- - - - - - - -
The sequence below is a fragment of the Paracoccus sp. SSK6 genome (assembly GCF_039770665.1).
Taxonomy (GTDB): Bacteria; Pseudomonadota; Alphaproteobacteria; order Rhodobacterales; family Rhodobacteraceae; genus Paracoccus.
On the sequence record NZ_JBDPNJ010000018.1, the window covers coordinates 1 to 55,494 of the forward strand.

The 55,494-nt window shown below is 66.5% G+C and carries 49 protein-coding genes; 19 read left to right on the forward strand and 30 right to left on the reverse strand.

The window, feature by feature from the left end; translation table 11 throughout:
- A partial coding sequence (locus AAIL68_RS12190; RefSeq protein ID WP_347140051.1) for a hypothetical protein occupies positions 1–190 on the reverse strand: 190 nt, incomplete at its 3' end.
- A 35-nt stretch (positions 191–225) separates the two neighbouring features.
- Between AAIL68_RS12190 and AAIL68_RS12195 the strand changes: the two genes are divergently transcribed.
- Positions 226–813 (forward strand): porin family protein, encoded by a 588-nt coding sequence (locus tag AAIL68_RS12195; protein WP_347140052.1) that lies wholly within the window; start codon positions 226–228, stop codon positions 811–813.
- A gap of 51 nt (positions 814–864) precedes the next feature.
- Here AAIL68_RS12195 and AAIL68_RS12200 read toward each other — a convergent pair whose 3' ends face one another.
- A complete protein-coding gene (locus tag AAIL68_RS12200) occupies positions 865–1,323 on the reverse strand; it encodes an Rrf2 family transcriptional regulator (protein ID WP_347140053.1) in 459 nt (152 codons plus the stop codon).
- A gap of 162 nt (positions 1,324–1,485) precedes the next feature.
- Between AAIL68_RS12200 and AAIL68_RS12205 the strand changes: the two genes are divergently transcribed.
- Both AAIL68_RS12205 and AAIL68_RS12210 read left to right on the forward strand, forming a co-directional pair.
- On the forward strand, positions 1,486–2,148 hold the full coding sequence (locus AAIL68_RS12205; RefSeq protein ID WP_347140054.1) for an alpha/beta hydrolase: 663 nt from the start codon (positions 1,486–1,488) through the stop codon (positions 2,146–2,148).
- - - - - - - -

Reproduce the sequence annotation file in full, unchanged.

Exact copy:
The sequence below is a fragment of the Paracoccus sp. SSK6 genome (assembly GCF_039770665.1).
Taxonomy (GTDB): Bacteria; Pseudomonadota; Alphaproteobacteria; order Rhodobacterales; family Rhodobacteraceae; genus Paracoccus.
On the sequence record NZ_JBDPNJ010000018.1, the window covers coordinates 1 to 55,494 of the forward strand.

The 55,494-nt window shown below is 66.5% G+C and carries 49 protein-coding genes; 19 read left to right on the forward strand and 30 right to left on the reverse strand.

The window, feature by feature from the left end; translation table 11 throughout:
- A partial coding sequence (locus AAIL68_RS12190; RefSeq protein ID WP_347140051.1) for a hypothetical protein occupies positions 1–190 on the reverse strand: 190 nt, incomplete at its 3' end.
- A 35-nt stretch (positions 191–225) separates the two neighbouring features.
- Between AAIL68_RS12190 and AAIL68_RS12195 the strand changes: the two genes are divergently transcribed.
- Positions 226–813 (forward strand): porin family protein, encoded by a 588-nt coding sequence (locus tag AAIL68_RS12195; protein WP_347140052.1) that lies wholly within the window; start codon positions 226–228, stop codon positions 811–813.
- A gap of 51 nt (positions 814–864) precedes the next feature.
- Here AAIL68_RS12195 and AAIL68_RS12200 read toward each other — a convergent pair whose 3' ends face one another.
- A complete protein-coding gene (locus tag AAIL68_RS12200) occupies positions 865–1,323 on the reverse strand; it encodes an Rrf2 family transcriptional regulator (protein ID WP_347140053.1) in 459 nt (152 codons plus the stop codon).
- A gap of 162 nt (positions 1,324–1,485) precedes the next feature.
- Between AAIL68_RS12200 and AAIL68_RS12205 the strand changes: the two genes are divergently transcribed.
- Both AAIL68_RS12205 and AAIL68_RS12210 read left to right on the forward strand, forming a co-directional pair.
- On the forward strand, positions 1,486–2,148 hold the full coding sequence (locus AAIL68_RS12205; RefSeq protein ID WP_347140054.1) for an alpha/beta hydrolase: 663 nt from the start codon (positions 1,486–1,488) through the stop codon (positions 2,146–2,148).